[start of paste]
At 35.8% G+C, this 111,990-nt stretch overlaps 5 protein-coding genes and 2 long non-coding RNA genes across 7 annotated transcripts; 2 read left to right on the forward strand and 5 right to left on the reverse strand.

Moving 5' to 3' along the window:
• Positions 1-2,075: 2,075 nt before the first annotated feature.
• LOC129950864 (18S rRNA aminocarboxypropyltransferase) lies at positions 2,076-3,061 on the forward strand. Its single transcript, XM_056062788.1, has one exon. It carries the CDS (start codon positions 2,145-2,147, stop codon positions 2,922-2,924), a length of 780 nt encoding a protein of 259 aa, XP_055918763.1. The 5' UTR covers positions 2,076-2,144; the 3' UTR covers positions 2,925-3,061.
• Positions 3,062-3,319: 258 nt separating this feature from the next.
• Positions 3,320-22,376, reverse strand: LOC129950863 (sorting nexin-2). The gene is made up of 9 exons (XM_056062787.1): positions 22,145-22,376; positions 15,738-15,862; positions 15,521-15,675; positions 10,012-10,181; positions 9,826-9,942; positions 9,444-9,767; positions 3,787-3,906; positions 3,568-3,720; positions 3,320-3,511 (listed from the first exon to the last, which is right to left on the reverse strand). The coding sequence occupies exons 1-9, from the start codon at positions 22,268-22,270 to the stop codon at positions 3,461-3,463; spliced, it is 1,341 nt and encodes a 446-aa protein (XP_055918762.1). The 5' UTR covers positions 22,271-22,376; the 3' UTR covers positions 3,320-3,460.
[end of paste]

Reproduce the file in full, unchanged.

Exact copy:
At 35.8% G+C, this 111,990-nt stretch overlaps 5 protein-coding genes and 2 long non-coding RNA genes across 7 annotated transcripts; 2 read left to right on the forward strand and 5 right to left on the reverse strand.

Moving 5' to 3' along the window:
• Positions 1-2,075: 2,075 nt before the first annotated feature.
• LOC129950864 (18S rRNA aminocarboxypropyltransferase) lies at positions 2,076-3,061 on the forward strand. Its single transcript, XM_056062788.1, has one exon. It carries the CDS (start codon positions 2,145-2,147, stop codon positions 2,922-2,924), a length of 780 nt encoding a protein of 259 aa, XP_055918763.1. The 5' UTR covers positions 2,076-2,144; the 3' UTR covers positions 2,925-3,061.
• Positions 3,062-3,319: 258 nt separating this feature from the next.
• Positions 3,320-22,376, reverse strand: LOC129950863 (sorting nexin-2). The gene is made up of 9 exons (XM_056062787.1): positions 22,145-22,376; positions 15,738-15,862; positions 15,521-15,675; positions 10,012-10,181; positions 9,826-9,942; positions 9,444-9,767; positions 3,787-3,906; positions 3,568-3,720; positions 3,320-3,511 (listed from the first exon to the last, which is right to left on the reverse strand). The coding sequence occupies exons 1-9, from the start codon at positions 22,268-22,270 to the stop codon at positions 3,461-3,463; spliced, it is 1,341 nt and encodes a 446-aa protein (XP_055918762.1). The 5' UTR covers positions 22,271-22,376; the 3' UTR covers positions 3,320-3,460.